Ample parking and easy transport links add to the appeal of this versatile venue.
Address: King William Street, Adelaide, South Australia
Official website: http://www.adelaidefestivalcentre.com.au/
11. Ayers History Museum
Ayers House is one of the finest examples of Regency architecture in Australia. Originally built in 1846, the humble home was owned by Henry Ayers, who was Prime Minister of South Australia for many years from 1855 to 1878. Ayers transformed it into an elegant 40-room mansion with a large new restaurant and ballroom.
It is now owned by the South Australian National Trust and is a popular venue for events, but you can visit the house on a guided tour. During the tour, you will learn great information about the social history of the period and the life and work of Sir Henry Ayers.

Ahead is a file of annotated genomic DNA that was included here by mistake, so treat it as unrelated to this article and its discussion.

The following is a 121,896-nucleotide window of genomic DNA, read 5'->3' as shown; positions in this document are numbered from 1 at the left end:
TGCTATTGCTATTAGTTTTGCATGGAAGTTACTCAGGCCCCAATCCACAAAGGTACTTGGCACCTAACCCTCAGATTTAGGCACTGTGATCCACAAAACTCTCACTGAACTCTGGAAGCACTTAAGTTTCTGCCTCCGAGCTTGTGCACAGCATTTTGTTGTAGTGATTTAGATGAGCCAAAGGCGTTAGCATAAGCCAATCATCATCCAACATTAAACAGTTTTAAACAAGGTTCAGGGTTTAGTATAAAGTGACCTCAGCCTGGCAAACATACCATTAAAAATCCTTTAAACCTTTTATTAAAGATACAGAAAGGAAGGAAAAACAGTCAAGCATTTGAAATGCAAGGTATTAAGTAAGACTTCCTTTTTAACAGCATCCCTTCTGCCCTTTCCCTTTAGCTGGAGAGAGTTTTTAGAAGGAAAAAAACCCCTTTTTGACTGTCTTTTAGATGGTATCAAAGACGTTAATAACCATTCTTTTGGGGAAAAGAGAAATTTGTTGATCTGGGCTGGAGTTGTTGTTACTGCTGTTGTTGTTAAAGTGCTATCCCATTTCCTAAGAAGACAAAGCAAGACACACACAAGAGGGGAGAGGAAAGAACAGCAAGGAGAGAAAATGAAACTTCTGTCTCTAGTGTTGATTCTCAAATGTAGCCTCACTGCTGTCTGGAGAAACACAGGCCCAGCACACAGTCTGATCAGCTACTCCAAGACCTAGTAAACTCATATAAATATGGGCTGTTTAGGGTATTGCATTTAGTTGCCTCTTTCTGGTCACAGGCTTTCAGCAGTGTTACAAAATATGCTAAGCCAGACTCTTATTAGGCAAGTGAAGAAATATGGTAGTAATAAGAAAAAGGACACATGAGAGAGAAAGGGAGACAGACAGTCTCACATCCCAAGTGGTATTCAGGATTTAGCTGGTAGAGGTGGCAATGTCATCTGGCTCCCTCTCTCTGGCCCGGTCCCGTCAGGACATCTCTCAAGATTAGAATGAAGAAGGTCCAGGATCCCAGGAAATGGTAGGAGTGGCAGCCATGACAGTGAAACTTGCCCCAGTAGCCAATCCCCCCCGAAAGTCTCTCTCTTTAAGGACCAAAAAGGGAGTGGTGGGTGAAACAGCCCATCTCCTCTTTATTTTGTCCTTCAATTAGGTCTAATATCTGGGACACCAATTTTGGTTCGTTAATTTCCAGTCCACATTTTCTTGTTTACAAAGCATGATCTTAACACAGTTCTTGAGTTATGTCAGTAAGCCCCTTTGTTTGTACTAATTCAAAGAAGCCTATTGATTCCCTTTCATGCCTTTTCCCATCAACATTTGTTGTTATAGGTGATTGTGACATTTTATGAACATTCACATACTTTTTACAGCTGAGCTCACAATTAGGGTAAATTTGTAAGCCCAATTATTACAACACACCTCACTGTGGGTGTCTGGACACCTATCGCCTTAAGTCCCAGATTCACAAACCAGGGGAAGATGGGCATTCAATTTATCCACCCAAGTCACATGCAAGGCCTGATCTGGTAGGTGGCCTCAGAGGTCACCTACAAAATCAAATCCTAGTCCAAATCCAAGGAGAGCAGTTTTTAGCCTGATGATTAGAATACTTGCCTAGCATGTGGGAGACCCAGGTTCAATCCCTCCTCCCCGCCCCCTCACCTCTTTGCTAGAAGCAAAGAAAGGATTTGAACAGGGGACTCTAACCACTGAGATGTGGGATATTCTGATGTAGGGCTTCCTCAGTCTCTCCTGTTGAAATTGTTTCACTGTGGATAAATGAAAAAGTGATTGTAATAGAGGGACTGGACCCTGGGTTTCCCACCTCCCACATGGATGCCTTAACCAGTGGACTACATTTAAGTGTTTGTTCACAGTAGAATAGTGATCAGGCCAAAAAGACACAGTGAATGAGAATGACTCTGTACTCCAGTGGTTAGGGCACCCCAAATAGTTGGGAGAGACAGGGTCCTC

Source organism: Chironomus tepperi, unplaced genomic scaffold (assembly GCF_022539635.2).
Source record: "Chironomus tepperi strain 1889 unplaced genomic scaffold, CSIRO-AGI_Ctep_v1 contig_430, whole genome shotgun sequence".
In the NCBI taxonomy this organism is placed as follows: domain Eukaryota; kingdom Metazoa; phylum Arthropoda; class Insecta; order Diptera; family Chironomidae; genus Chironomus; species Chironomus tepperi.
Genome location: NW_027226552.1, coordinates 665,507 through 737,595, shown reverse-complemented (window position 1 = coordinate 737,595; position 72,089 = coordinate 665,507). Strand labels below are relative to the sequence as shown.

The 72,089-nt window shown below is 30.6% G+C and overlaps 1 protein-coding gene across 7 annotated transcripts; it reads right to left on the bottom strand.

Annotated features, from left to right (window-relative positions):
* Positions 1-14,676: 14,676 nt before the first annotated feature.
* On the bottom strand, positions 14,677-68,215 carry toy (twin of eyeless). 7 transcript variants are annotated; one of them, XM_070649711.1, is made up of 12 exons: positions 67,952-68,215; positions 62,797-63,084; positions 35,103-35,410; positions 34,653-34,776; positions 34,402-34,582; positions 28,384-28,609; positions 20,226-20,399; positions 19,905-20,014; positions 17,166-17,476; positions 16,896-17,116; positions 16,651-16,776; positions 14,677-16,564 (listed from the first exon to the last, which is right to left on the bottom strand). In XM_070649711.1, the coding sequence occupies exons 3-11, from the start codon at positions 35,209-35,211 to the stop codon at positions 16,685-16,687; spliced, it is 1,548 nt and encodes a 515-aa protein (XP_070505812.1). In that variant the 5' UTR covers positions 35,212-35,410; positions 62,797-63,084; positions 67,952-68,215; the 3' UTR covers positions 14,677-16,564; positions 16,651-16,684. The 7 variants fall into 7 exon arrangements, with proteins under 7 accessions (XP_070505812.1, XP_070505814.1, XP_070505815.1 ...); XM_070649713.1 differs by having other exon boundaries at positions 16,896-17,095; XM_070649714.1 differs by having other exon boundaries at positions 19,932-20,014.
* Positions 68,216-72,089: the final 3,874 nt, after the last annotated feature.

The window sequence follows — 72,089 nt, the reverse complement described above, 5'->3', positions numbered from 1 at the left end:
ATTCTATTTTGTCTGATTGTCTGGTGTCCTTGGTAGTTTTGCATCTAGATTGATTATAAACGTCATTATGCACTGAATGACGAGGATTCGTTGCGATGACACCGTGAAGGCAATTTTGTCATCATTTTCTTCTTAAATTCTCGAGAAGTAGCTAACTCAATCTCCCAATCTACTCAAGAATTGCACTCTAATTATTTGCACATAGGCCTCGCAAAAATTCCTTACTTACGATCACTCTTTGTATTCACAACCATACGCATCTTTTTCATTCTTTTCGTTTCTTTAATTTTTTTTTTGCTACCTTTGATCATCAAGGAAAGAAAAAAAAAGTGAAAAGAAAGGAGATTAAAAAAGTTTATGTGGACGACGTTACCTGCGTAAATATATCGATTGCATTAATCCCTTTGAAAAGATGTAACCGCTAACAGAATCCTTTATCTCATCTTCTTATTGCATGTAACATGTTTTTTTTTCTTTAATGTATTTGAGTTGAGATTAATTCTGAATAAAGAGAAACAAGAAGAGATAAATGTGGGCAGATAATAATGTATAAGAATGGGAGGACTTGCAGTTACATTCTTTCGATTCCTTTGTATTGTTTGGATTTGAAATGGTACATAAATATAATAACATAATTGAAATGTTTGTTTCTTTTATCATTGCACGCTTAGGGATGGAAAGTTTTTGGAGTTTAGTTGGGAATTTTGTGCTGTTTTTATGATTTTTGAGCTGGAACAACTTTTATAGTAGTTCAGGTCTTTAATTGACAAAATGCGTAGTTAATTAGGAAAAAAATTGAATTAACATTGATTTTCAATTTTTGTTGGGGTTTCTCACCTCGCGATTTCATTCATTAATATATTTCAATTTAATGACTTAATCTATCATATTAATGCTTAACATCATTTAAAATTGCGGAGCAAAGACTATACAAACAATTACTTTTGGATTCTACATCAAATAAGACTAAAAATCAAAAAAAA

The interior is known for its decorative painted finishes on the interior walls and ceiling. On display is a fine collection of period decorative arts, furniture, silverware, and art as well as changing exhibits.
Address: 288 North Terrace, Adelaide, South Australia
Official website: http://www.ayershousemuseum.org.au/
12. People-Watch in Victoria Square
In the city centre, at the intersection of Grote Street and Wakefield Street, King William Street leads into the renovated Victoria Square, also known by its Aboriginal name Tarndanyangga. With beautifully appointed gardens, this event venue is a popular hangout and a great place to hang out and watch the world go by.
The children shrieked with joy as they entered and exited the fountain. Workers come here for picnics and many events and festivals are held here throughout the year.
Several beautiful 19th-century buildings are overshadowed by a modern high-rise block that includes the Adelaide Hilton. To the south is the imposing District Court (1851) and the Neoclassical High Court (1868) with Doric columns.